Statistical Analysis

SPSS version 25.0 was used to analyze the collected data, using descriptive statistics. Logistic regression was used to analyze the possible relation between use of safe contraception postoperatively and the recall of contraceptive counseling. We determined covariates in the multivariate regression model that we considered potential confounders in the relationship between counseling and postoperative contraceptive use (i.e., age, civil status, education level, obesity clinic, or surgical procedure). A post hoc McNemar-Bowker test was performed to analyze the degree of switching of contraception postoperatively. The level of significance was set at p < 0.05.

Results

Study Population

For this study, 315 women provided a written informed consent and received a questionnaire; 249 women (79.1%) responded. In total, the results of 230 women were eligible for final analysis. The collected data of 19 women were excluded as they did not meet the inclusion criteria (N = 5) or the questionnaire was not filled out completely (N = 3). Also, women with a history of surgery for removal of the uterus, ovaries, or oviducts (N = 11) were excluded from the analysis as contraceptive use is not relevant for this group. Table 1 shows the baseline characteristics of the study population.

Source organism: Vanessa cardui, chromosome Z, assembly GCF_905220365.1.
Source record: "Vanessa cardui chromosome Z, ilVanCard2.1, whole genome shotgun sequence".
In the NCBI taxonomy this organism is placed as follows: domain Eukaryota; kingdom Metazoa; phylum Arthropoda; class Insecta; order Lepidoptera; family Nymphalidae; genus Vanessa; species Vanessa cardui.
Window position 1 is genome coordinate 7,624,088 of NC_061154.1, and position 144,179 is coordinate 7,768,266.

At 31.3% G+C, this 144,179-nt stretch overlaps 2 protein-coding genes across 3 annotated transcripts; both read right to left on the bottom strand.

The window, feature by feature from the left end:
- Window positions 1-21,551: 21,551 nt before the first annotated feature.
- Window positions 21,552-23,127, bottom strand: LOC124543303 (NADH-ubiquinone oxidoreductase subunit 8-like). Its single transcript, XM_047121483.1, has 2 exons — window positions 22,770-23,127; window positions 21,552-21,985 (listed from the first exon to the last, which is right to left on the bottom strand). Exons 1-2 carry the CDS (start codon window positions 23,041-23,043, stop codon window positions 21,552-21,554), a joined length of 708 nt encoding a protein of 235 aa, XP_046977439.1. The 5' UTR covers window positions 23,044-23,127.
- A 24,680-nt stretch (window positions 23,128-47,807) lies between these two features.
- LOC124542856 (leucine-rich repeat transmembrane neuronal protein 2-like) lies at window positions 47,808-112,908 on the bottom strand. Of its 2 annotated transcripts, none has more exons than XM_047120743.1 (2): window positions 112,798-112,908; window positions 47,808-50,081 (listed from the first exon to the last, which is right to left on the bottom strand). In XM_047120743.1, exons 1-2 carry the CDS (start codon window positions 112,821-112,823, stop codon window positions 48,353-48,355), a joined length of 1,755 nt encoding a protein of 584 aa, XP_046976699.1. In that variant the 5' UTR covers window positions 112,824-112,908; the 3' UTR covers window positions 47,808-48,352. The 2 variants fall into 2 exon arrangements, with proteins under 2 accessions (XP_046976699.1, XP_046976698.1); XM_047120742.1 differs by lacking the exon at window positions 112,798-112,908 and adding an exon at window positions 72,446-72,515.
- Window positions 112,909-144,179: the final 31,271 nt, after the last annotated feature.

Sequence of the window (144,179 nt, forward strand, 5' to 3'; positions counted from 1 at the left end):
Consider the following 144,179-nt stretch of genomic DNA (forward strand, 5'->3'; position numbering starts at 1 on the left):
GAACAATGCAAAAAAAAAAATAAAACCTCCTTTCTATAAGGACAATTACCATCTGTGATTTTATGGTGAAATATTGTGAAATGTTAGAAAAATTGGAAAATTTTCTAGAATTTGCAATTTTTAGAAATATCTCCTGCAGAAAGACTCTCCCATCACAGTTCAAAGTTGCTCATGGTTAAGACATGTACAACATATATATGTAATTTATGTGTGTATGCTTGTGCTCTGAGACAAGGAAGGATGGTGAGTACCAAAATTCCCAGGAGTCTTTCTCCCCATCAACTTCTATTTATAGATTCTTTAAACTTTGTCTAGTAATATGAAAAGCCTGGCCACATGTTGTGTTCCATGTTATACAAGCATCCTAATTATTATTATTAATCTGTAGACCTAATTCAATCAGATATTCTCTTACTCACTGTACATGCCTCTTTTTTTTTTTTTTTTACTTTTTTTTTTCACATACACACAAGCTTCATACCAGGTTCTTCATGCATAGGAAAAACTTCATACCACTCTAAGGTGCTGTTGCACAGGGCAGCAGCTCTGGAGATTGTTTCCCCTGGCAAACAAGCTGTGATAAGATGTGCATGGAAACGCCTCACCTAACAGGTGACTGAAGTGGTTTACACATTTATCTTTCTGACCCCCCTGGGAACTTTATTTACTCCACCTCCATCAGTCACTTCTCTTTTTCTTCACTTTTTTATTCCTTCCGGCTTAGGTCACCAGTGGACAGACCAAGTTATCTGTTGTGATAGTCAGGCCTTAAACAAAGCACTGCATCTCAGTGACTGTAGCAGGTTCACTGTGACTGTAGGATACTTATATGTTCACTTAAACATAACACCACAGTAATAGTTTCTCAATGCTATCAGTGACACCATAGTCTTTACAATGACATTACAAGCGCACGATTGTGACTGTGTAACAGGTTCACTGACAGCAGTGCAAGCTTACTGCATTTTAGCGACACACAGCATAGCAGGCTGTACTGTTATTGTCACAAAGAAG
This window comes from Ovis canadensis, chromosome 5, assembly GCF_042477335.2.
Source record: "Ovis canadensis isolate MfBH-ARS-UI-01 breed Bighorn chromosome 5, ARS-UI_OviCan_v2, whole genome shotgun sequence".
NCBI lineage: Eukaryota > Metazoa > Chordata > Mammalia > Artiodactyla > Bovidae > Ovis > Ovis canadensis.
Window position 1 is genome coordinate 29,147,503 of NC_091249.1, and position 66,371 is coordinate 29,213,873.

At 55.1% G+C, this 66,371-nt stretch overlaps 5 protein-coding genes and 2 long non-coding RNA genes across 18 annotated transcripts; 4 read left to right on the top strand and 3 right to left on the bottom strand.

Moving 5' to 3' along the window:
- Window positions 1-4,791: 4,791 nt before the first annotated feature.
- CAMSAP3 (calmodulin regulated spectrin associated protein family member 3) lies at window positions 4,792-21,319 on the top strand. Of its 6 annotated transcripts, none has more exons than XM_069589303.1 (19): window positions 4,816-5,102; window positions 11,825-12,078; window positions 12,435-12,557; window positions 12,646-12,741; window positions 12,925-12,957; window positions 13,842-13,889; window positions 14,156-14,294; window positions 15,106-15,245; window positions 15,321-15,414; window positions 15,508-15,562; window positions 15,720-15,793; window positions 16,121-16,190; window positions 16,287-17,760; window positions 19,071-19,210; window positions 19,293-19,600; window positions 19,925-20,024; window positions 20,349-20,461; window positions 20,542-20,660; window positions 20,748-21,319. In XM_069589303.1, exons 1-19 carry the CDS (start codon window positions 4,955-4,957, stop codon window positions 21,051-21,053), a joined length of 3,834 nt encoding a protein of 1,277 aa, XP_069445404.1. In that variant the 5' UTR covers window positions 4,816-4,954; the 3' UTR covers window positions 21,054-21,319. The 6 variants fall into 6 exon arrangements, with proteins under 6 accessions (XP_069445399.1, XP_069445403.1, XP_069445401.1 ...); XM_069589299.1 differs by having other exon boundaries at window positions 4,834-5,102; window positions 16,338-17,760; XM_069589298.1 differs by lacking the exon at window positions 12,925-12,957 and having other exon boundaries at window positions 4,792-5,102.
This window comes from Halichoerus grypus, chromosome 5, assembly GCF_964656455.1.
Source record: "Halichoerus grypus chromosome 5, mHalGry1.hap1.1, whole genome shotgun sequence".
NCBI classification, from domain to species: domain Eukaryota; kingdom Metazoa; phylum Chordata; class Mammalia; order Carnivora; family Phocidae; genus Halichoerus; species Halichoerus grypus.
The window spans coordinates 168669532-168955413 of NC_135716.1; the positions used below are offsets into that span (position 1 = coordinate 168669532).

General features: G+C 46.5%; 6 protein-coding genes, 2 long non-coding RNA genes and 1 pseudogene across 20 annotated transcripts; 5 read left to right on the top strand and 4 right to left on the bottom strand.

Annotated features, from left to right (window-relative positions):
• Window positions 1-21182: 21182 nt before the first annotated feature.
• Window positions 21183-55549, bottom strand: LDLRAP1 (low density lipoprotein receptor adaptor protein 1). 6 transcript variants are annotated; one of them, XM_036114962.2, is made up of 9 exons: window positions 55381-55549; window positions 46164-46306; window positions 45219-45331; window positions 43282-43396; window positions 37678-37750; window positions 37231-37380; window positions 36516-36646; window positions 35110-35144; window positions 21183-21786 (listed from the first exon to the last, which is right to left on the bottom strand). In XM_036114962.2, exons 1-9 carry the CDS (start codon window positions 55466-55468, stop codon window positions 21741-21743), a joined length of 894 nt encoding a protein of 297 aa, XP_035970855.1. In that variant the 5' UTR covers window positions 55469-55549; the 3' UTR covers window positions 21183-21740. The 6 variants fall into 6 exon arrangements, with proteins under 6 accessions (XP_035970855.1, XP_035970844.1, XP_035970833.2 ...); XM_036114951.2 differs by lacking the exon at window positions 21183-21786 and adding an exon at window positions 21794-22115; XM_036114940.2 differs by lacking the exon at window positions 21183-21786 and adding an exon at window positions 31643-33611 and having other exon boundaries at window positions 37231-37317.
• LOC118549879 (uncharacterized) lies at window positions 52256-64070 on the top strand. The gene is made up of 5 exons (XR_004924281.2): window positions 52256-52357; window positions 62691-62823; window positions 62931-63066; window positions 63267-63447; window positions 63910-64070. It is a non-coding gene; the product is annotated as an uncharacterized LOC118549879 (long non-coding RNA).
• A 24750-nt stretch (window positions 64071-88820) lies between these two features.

Table 1

Demographic characteristics of study population (n = 230)

Characteristics

Age in years, median (IQR)

35.5

(11.0)

Preoperative weight in kg, mean (SD)

127.7

(17.9)

Present weight in kg, mean (SD)

107.3

(17.9)

Preoperative BMI in kg/m2, mean (SD)

43.9

(5.5)

Present BMI in kg/m2, mean (SD)

36.9

(5.7)

Civil status

  No current relationship

49

(21.3%)

  Relationship

181

(78.7%)

Education level

  Low (primary school)

9

(3.9%)

  Middle (high school)

169

(73.5%)

  High (university or other higher professional education)

52

(22.6%)

Smoking

36

(15.7%)

Clinic

  ZGT

166

(72.2%)

  MCL

63

(27.4%)

Procedure

  RYGB

60

(26.1%)

  OAGB

155

(67.4%)

  Sleeve gastrectomy

15

(6.5%)

Time since surgery in months, median (IQR)

1.91

(2.26)

BMI body mass index, RYGB Roux-en-Y gastric bypass, OAGB one-anastomosis gastric bypass, MCL Medisch Centrum Leeuwarden, ZGT Ziekenhuisgroep Twente

Contraceptive Method Pre- and Postoperatively